Inktober 2017: Day 24 (Blind)

Image: Inktober 2017 - Day 24 (Blind)

Kung Fu Trash Panda: Blind Fury. Time to take out the garbage!


Based on a doodle I made while waiting for a meeting to start. The doodle was originally way more cartoonish, and the final drawing sort of evolved as the Guardians of the Galaxy soundtrack came on. Coincidence?

I tried to keep the gender ambiguous. Looked a bit at clothes for martial arts, and raccoons to get the fur pattern right. No pose references used for this one...

Original doodle:

Sketch

Inktober 2017: Day 23 (Juicy)

Image: Inktober 2017 - Day 23 (Juicy)

When the cat's away, make a smoothie?


Zero references with this one. My ink lines are still way too thick and uneven. Maybe I shouldn't draw tiny details on A5 paper...

Inktober 2017: Day 16 (Fat)

Image: Inktober 2017 - Day 16 (Fat)

"Hi! Wanna play?"


Couldn't sleep, so I'm continuing my struggle with perspective and anatomy, featuring a pudgy gryphon baby (kit, cub?) this time! First one I've ever drawn I think. Normally I would consider this type of drawing way too hard. Turned out surprisingly well, although if I keep staring at it I'll have to throw it away because I keep spotting glaring issues. :(

I had some inking accidents, but decided to use my white ink pen to fix them rather than redoing the entire thing. Turns out that the white ink blends pretty well when smudged. The most exciting thing for me about this drawing is that I didn't use any references for the pose. That is, the entire thing is pretty much from my imagination.

For most other Inktober drawings I've had to find a handful of references that resembles the creature or pose I'm trying to achieve, then look at them when I'm uncertain about perspective and certain details. While this still allows me to get my idea on paper, it can take hours to find references that are close enough, and even then I sometimes struggle filling the gaps; it's both restrictive and frustrating.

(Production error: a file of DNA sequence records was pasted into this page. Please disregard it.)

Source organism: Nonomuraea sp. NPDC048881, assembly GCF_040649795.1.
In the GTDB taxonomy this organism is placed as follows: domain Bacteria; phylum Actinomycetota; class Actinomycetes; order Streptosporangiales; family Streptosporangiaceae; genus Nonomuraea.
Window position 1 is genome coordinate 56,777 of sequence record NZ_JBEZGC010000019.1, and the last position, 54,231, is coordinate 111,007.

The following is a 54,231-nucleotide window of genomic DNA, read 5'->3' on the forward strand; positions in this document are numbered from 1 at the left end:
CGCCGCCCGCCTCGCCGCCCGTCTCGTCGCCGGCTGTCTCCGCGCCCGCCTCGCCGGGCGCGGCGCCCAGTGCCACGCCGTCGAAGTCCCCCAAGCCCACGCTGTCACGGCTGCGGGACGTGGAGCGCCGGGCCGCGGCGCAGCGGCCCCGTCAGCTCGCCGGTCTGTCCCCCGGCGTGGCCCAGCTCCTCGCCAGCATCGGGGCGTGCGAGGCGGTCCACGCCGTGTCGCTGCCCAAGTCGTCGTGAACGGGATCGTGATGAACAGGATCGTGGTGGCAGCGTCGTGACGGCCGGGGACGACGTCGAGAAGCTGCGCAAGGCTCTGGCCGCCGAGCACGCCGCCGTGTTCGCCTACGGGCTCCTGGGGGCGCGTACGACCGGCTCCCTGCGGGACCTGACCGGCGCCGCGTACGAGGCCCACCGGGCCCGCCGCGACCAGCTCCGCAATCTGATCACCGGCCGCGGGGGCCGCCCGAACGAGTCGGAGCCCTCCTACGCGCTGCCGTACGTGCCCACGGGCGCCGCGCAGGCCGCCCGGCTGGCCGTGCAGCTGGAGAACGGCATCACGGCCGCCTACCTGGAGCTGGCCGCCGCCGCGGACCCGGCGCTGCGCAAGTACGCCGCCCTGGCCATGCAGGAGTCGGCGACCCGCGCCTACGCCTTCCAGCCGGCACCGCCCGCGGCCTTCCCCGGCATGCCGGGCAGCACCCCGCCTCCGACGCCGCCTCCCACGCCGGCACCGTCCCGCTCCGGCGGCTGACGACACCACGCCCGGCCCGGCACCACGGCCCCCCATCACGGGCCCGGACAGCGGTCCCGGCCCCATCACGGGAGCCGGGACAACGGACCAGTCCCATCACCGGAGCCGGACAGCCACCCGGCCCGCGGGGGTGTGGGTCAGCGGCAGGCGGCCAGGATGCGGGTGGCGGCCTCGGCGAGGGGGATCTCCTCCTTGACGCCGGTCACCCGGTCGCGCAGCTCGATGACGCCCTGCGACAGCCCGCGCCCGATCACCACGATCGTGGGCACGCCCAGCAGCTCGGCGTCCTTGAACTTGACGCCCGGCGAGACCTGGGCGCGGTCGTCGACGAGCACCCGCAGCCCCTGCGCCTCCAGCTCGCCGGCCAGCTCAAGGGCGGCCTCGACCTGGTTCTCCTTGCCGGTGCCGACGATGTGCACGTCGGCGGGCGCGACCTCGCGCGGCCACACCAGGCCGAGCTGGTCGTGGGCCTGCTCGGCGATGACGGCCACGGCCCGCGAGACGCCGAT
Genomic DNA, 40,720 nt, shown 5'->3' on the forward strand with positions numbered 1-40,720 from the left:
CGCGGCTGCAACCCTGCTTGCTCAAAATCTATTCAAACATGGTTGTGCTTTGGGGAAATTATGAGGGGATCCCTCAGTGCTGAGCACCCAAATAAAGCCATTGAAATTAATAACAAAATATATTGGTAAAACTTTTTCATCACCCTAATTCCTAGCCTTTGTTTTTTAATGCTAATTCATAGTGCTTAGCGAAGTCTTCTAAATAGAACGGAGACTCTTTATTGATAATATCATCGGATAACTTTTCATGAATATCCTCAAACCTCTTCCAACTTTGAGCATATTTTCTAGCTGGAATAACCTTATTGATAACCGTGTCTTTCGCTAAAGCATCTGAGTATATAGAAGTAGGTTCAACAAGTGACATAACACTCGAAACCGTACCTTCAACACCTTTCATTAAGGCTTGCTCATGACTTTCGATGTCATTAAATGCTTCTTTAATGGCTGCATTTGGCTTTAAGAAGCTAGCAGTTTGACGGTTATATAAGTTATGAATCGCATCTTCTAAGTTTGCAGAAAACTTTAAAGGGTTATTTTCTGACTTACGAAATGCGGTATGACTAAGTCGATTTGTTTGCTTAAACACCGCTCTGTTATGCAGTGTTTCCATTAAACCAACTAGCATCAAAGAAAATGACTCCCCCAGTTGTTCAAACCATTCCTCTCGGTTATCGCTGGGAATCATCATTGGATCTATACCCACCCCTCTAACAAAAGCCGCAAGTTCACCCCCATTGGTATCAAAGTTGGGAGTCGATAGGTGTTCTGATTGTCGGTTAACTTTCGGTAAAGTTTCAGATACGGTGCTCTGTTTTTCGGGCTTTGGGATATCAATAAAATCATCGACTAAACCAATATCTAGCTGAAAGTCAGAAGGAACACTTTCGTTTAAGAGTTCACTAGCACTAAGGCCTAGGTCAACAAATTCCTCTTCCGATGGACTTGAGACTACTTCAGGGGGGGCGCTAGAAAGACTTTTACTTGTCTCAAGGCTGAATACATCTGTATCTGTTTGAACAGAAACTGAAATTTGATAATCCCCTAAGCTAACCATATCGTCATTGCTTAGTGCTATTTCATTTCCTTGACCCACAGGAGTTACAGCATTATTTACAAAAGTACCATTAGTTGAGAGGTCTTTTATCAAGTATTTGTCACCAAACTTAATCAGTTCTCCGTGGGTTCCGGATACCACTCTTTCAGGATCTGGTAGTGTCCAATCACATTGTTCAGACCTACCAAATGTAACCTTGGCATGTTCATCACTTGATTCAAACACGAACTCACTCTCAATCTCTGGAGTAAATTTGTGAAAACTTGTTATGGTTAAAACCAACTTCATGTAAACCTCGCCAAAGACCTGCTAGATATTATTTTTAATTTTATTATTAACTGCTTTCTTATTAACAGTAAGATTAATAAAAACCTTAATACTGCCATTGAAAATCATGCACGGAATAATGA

Being able to draw purely from imagination is one of my goals. Maybe not as a result of this year's Inktober, but it's something I want to be able to achieve.

Inktober 2017: Day 22 (Trail)

Image: Inktober 2017 - Day 22 (Trail)

On the trail.


It's always fun trying to come up with a good idea to draw. So far each prompt has given me at least one good idea, but that idea is usually way too complex or elaborate, more suitable for a comic book or something I'd spend days on painting digitally. In this case, one of the first ideas involved a hunting party (or pack) and rather detailed backgrounds. That's not something I could pull off reliably within a reasonable timeframe.

I do this when programming too; I envision the finished project, including a host of use-cases that may not even come up in practice. When I was younger, this was a major cause of project stagnation; I suddenly had a mountain of tasks, not knowing where to begin. It's not a good thing to do, because it instills a feeling of daunting futility before you even get started.

Nowadays I just scope projects down to a Minimum Viable Product, which makes the entire thing much more manageable. It also ensures that the vast majority of work will not be wasted effort. This has become so routine that I rarely realize I'm doing it; anything not part of the Minimum Viable Product plan is put in a separate pile for later evaluation, allowing me to focus on the important parts.

I don't know why I haven't applied this to art before; it's a very similar scenario where ambition without matching skill or resources produce worse results. Realizing my own limitations and timeboxing each drawing forces me to come up with a variation of the idea that is more feasible, or come up with another idea entirely that fits the daily prompt.